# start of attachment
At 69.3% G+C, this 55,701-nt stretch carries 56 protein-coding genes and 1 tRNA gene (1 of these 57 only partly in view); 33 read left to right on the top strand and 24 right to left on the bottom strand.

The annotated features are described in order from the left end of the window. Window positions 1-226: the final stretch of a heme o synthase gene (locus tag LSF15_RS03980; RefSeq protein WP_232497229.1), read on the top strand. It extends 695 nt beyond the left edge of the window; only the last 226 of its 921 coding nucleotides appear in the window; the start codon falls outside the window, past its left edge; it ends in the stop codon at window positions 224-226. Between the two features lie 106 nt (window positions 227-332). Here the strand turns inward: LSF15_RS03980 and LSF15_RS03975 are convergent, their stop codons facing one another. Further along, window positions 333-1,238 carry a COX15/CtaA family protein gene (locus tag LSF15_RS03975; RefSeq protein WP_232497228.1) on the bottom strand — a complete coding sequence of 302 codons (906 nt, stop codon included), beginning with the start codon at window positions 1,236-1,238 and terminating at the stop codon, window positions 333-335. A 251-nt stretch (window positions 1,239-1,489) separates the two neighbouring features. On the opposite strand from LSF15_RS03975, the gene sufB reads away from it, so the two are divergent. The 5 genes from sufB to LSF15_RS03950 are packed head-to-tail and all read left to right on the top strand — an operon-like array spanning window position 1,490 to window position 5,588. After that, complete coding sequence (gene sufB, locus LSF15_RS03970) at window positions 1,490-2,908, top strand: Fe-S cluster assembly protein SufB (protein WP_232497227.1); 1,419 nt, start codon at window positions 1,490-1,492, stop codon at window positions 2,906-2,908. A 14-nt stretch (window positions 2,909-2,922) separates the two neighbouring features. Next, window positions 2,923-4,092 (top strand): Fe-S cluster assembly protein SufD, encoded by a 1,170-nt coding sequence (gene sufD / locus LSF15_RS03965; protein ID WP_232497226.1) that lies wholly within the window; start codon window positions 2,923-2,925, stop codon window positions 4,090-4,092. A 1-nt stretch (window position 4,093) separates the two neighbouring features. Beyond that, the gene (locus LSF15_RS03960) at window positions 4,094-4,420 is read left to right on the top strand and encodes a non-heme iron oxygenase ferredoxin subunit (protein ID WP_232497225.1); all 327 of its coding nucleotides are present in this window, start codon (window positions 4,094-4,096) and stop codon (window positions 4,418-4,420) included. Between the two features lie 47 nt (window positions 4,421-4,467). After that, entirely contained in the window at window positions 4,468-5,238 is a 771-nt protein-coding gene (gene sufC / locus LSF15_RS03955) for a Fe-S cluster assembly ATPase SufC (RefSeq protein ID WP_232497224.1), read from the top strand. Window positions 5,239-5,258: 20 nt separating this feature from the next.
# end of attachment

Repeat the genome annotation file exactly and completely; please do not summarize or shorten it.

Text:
At 69.3% G+C, this 55,701-nt stretch carries 56 protein-coding genes and 1 tRNA gene (1 of these 57 only partly in view); 33 read left to right on the top strand and 24 right to left on the bottom strand.

The annotated features are described in order from the left end of the window. Window positions 1-226: the final stretch of a heme o synthase gene (locus tag LSF15_RS03980; RefSeq protein WP_232497229.1), read on the top strand. It extends 695 nt beyond the left edge of the window; only the last 226 of its 921 coding nucleotides appear in the window; the start codon falls outside the window, past its left edge; it ends in the stop codon at window positions 224-226. Between the two features lie 106 nt (window positions 227-332). Here the strand turns inward: LSF15_RS03980 and LSF15_RS03975 are convergent, their stop codons facing one another. Further along, window positions 333-1,238 carry a COX15/CtaA family protein gene (locus tag LSF15_RS03975; RefSeq protein WP_232497228.1) on the bottom strand — a complete coding sequence of 302 codons (906 nt, stop codon included), beginning with the start codon at window positions 1,236-1,238 and terminating at the stop codon, window positions 333-335. A 251-nt stretch (window positions 1,239-1,489) separates the two neighbouring features. On the opposite strand from LSF15_RS03975, the gene sufB reads away from it, so the two are divergent. The 5 genes from sufB to LSF15_RS03950 are packed head-to-tail and all read left to right on the top strand — an operon-like array spanning window position 1,490 to window position 5,588. After that, complete coding sequence (gene sufB, locus LSF15_RS03970) at window positions 1,490-2,908, top strand: Fe-S cluster assembly protein SufB (protein WP_232497227.1); 1,419 nt, start codon at window positions 1,490-1,492, stop codon at window positions 2,906-2,908. A 14-nt stretch (window positions 2,909-2,922) separates the two neighbouring features. Next, window positions 2,923-4,092 (top strand): Fe-S cluster assembly protein SufD, encoded by a 1,170-nt coding sequence (gene sufD / locus LSF15_RS03965; protein ID WP_232497226.1) that lies wholly within the window; start codon window positions 2,923-2,925, stop codon window positions 4,090-4,092. A 1-nt stretch (window position 4,093) separates the two neighbouring features. Beyond that, the gene (locus LSF15_RS03960) at window positions 4,094-4,420 is read left to right on the top strand and encodes a non-heme iron oxygenase ferredoxin subunit (protein ID WP_232497225.1); all 327 of its coding nucleotides are present in this window, start codon (window positions 4,094-4,096) and stop codon (window positions 4,418-4,420) included. Between the two features lie 47 nt (window positions 4,421-4,467). After that, entirely contained in the window at window positions 4,468-5,238 is a 771-nt protein-coding gene (gene sufC / locus LSF15_RS03955) for a Fe-S cluster assembly ATPase SufC (RefSeq protein ID WP_232497224.1), read from the top strand. Window positions 5,239-5,258: 20 nt separating this feature from the next.